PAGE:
(351b) Development of Biodegradable Hydrogels for the Controlled Release of Antimicrobial and Antioxidant Agents
Antibiotic resistance emergence is a major medical challenge
due to the resulting reduced clinical effectiveness of antibiotics. Mitigation of these resistant bacteria in
wounds would be greatly beneficial towards the reduction of infection and
prognosis of patients. In this research,
a multidrug loaded hydrogel is devised which can interfere with the ability of Staphylococcus aureus to develop
antibiotic resistance towards the commonly used antibiotic vancomycin. By acting upon the bacteria with two agents
which function through independent mechanisms, it is possible to suppress the
ability of bacteria to propagate as well as evolve resistance via hydrogen
peroxide signaling in formed biofilms.
Sustained release of the drugs is important as eventually the hydrogel
will have a longer life-span in vivo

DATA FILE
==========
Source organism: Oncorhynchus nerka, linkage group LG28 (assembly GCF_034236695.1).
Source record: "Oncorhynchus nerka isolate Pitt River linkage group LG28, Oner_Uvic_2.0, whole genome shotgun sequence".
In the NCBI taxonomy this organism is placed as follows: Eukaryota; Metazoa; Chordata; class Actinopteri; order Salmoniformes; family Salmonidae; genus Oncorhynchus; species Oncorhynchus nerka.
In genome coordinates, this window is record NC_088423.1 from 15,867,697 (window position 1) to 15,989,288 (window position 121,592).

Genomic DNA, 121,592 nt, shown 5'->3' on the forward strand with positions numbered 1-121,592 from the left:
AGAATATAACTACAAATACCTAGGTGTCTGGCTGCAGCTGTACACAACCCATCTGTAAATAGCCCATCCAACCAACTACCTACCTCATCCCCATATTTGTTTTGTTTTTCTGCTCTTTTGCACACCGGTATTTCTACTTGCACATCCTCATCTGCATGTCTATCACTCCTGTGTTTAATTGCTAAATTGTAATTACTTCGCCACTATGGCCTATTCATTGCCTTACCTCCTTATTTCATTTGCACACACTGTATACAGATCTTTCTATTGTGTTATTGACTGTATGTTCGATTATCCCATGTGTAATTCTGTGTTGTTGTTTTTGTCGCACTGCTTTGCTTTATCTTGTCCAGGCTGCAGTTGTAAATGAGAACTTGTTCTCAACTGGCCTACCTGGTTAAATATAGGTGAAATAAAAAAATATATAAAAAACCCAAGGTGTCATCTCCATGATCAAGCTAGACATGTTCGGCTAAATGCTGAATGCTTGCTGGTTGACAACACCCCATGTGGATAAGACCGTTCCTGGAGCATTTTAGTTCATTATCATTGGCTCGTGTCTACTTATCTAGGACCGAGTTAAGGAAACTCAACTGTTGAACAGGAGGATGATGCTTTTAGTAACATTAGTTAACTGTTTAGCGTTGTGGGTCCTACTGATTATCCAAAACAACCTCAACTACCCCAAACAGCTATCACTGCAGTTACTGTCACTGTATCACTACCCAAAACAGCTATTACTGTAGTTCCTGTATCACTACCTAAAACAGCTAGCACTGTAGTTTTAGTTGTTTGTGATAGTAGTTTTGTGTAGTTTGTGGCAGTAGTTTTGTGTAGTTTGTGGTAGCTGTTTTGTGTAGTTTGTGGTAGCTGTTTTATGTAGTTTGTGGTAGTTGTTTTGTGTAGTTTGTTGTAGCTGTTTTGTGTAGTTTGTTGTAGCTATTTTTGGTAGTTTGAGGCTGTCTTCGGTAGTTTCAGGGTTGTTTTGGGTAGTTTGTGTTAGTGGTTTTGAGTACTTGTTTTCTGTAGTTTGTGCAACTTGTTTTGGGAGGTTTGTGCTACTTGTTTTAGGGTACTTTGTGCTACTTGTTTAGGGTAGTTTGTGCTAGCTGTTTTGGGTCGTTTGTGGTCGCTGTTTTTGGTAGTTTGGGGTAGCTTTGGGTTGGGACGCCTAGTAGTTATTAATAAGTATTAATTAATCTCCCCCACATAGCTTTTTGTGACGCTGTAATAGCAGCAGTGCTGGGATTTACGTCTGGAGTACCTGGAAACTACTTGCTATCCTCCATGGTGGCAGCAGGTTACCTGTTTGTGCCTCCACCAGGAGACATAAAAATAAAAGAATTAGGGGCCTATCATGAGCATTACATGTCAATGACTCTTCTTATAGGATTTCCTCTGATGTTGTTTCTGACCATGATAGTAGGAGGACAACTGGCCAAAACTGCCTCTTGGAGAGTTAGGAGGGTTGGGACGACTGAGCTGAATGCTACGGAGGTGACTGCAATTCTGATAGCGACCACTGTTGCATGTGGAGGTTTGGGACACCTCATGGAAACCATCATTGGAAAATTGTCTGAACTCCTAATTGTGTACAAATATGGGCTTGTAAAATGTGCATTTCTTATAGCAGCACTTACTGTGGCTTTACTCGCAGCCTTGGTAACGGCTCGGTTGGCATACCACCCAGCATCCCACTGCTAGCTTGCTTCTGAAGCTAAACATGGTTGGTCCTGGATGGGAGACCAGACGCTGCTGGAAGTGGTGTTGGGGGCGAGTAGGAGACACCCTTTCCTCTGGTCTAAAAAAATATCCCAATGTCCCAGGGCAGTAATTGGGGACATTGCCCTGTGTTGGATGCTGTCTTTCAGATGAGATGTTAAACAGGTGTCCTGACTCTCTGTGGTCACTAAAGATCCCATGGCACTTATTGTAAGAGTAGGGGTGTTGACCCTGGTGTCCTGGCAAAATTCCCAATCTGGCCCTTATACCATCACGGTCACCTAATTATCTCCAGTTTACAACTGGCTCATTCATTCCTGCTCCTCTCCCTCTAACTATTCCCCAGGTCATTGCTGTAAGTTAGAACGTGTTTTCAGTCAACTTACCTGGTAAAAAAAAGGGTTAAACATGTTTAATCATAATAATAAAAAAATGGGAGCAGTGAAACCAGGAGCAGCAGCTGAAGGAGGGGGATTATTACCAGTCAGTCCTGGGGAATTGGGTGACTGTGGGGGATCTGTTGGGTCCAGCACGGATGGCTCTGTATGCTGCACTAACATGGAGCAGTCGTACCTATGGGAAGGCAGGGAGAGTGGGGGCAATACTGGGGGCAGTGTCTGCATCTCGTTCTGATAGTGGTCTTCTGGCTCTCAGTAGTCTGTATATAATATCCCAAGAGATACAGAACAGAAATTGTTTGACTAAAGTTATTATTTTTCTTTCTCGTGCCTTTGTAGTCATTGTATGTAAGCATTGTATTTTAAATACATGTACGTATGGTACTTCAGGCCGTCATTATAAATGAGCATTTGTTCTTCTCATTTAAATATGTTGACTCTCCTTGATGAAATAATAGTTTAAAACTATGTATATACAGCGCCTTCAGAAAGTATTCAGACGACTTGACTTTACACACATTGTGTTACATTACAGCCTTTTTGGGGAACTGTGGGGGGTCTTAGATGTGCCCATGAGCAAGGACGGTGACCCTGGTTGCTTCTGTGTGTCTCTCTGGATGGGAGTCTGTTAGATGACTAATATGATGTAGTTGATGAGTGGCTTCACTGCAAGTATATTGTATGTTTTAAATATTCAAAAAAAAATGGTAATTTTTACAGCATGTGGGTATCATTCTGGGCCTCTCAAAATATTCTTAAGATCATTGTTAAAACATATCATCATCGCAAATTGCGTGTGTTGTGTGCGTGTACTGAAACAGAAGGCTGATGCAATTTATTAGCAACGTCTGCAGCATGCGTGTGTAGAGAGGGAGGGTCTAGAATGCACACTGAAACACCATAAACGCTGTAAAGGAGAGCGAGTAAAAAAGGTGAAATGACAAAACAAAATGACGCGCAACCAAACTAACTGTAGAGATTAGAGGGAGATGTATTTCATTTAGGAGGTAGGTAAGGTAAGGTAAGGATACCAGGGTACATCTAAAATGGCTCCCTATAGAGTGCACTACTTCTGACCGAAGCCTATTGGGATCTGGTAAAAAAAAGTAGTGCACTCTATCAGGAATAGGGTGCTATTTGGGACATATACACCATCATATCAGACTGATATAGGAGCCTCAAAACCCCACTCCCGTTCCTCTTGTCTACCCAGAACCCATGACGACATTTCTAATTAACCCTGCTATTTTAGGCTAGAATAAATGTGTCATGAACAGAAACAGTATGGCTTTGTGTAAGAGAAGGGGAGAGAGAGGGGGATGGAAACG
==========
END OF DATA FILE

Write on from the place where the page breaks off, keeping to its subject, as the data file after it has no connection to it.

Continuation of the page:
versus a burst-release system, and these two components are shown to
time-release by adding them to a tunable biodegradable poly(beta-amino ester)
hydrogel. This time-release is shown
through use of degradation studies in PBS as well as through zone of inhibition
via hydrogel diffusion onto S. aureus
seeded blood agar petri dishes.
Preliminary data is presented upon the experimental design of showing
the reduction of antibiotic resistance emergence with multidrug loaded
hydrogels. The synergistic effect of
vancomycin and catalase released from a hydrogel illustrates that this system
is potentially effective in vivo as
an infection reducing and preventing medical device.